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Written by Alida Valle
on September 14, 2021

The HACR Corporate Inclusion Index (CII) is a robust benchmarking tool that helps companies create a roadmap to build upon their existing diversity and inclusion efforts. The HACR CII consists of over 150 questions created by the HACR Research Institute (HRI) over years of research and conversations with Fortune 500 companies about their diversity and inclusion practices and the measures in place to evaluate their progress.[1] The HACR CII survey assesses companies on their inclusiveness of Hispanics and allows companies to measure the outcomes of their programs and practices along each of HACR’s four pillars of economic reciprocity: 

  • Employment (employee demographics, ERG efforts, professional development initiatives)
  • Procurement (change in spend with Hispanic suppliers, tier II supplier spend, supplier development initiatives)
  • Philanthropy (contributions to the Hispanic community, volunteer hours, dollar value of volunteer hours)
  • Governance (board composition, corporate leadership trends, diversity and inclusion structure)

This year, HACR is pleased to announce the release of the 2021 HACR Corporate Inclusion Index Report.

2021 CII Top Industry Participation
Top industry participation in the 2021 HACR CII.

The theme of this year’s report is Hispanic diversity, equity, and inclusion during crisis. The socio-political events of 2020 highlighted many of the health, social, and economic disparities experienced by racial and ethnic minorities throughout the United States. Even before the COVID-19 pandemic, racial and ethnic minority groups were more likely to be employed in low-wage, non-exempt jobs with an increased risk of job loss during times of economic downturn.[2] Longstanding systemic social inequalities have translated to Hispanics and other minorities having an increased risk of contracting COVID-19, experiencing social and economic injustices, and being impacted by the effects of natural disasters. What’s more, during the COVID-19 shutdowns, 20 percent of Hispanic adults reported being laid off or furloughed, compared to 11 percent of white adults, making Hispanics nearly twice as likely to have lost their jobs in 2020 than their white counterparts.[3]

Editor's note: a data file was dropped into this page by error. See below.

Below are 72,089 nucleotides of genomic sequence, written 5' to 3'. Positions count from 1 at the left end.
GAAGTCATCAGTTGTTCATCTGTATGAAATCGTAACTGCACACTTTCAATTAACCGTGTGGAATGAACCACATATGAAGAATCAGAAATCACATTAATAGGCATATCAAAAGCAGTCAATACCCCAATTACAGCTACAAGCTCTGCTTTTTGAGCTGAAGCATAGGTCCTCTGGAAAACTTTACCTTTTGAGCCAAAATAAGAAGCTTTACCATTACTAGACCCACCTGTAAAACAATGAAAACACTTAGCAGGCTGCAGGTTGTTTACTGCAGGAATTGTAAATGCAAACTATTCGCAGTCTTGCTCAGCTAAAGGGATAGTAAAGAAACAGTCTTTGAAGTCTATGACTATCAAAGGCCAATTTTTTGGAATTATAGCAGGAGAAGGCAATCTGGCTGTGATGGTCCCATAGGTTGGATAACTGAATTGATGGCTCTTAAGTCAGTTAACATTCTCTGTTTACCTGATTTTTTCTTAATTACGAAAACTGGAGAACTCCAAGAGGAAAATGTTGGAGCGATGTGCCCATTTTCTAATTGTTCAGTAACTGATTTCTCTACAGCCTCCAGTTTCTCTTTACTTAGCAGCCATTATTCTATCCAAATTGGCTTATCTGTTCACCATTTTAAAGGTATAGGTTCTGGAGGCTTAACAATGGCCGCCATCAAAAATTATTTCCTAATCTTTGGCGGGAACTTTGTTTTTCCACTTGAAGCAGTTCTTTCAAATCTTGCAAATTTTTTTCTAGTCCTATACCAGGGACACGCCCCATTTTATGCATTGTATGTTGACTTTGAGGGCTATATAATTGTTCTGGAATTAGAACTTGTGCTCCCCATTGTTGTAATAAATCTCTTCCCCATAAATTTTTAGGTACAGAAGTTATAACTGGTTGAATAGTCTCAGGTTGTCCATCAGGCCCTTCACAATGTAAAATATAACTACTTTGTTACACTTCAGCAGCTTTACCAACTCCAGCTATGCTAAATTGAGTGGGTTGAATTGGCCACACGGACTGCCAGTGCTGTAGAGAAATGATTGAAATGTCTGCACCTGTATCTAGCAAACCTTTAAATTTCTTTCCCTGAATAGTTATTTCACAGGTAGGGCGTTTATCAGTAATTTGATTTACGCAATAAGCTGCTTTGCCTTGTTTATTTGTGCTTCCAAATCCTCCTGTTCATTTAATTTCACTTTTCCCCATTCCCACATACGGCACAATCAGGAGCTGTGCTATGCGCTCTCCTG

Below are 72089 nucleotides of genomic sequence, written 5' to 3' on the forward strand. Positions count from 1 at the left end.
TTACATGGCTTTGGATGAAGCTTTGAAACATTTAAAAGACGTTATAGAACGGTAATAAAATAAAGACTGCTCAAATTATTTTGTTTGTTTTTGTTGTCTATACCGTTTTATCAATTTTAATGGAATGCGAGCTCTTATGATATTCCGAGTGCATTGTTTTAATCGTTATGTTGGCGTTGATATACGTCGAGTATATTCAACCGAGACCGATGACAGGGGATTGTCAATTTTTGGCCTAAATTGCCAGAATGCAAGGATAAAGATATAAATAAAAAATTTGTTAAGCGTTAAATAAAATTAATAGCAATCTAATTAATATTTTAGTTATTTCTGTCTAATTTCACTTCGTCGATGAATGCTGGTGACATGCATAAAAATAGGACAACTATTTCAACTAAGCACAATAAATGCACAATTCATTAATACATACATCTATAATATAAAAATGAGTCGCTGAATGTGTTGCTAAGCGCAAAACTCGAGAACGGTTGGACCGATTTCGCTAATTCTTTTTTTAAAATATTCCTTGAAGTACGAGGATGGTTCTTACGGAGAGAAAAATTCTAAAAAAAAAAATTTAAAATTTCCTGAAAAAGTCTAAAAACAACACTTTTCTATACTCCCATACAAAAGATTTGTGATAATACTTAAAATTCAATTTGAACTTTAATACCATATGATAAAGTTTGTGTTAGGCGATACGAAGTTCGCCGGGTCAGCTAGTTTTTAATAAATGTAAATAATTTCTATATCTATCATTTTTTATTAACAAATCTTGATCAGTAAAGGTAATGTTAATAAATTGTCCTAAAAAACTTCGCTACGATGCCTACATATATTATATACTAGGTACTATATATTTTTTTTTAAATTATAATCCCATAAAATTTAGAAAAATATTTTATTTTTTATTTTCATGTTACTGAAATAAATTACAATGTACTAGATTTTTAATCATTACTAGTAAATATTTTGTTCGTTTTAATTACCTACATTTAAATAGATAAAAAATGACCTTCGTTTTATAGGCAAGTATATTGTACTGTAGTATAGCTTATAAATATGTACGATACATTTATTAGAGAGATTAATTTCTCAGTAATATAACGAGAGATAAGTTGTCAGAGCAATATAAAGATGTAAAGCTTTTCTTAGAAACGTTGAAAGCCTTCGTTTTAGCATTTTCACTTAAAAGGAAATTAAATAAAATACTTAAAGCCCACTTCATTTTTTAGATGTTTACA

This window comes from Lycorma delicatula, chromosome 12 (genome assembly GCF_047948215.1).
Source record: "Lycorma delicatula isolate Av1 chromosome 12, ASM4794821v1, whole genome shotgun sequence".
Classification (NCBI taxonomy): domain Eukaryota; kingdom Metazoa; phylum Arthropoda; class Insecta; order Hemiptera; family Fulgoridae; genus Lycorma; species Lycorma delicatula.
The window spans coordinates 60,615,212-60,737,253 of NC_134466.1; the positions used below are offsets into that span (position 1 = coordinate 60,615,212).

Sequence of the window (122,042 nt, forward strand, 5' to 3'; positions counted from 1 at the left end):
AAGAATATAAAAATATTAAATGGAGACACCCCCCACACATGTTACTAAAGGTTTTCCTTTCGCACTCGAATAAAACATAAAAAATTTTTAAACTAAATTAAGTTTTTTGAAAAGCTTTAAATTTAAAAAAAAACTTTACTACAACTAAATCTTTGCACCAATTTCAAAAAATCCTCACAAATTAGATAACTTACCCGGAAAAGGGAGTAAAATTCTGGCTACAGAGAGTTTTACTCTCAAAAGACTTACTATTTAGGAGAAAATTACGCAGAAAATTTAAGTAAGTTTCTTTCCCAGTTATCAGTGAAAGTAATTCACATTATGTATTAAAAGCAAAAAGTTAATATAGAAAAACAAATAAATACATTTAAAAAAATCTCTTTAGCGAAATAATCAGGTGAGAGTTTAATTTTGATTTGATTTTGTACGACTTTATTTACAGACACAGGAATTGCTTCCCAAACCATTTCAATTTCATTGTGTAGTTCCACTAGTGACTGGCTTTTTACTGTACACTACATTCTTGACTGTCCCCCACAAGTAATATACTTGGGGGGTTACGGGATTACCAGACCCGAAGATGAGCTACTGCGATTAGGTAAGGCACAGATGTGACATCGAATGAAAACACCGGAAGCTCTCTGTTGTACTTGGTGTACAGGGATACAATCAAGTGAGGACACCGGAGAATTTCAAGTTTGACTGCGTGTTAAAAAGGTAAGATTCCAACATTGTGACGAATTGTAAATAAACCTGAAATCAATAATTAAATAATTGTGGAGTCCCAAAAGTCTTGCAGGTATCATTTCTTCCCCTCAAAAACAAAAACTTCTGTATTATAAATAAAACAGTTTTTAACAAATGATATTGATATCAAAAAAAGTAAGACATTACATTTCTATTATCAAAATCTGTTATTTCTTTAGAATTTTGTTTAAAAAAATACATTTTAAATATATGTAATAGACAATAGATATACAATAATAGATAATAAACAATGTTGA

Women and minority-owned businesses have also suffered significant challenges throughout the year, impacting supplier diversity. Existing systemic disadvantages, such as scaling and limited access to contracting opportunities, were exacerbated by the pandemic and other disruptive social and economic events. Because these events brought social and economic disparities to the forefront of a national discussion, the implications and impact of these events on Hispanics in Corporate America serve as the focus of this year’s HACR CII report. 

"Outcomes for companies’ DEI practices on the 2021 survey show decreased Hispanic inclusion across all four of our focus pillars."

This regression is also evident when controlling for new participant responses. The trendline in this year’s results is a troubling sign for the resilience of Hispanic inclusion efforts during tumultuous national events. Measures that had historically presented persistent gaps in Hispanic representation remain so, with only moderate progress in some cases, and decline in others, when compared to data from 2020.

2021 CII Executive Summary Table

The inequitable outcomes of the events of 2020 should prompt companies desiring to be on the vanguard of diversity, equity, and inclusion to question their fundamental beliefs about the efficacy of their diversity and inclusion practices. The lack of progress revealed in this year’s survey signals an opportunity for corporations to reevaluate their DEI practices and metrics at the most foundational of levels and consider what might be needed to build resilience in the event of future crises.


2021 CII Cover Mockup
To see what else our data showed, download a copy of the 2021 HACR Corporate Inclusion Index report here.

[1] All information provided by participants in the 2021 HACR CII survey reflects data from their U.S.-based, corporate operations between January 1, 2020 and December 31, 2020.

[2] Dey, Matthew, and Mark Loewenstein. 2020. “How Many Workers Are Employed in Sectors Directly Affected by COVID-19 Shutdowns, Where Do They Work, and How Much Do They Earn?” Monthly Labor Review.

[3] Jan, Tracy and Scott Clement. 2020. “Hispanics are almost twice as likely as whites to have lost their jobs amid pandemic, poll finds.” Washington Post. Retrieved June 30, 2020. (

*Although the terms "Hispanic" and "Latino/a" often have distinct meanings, in this publication we use the terms interchangeably.

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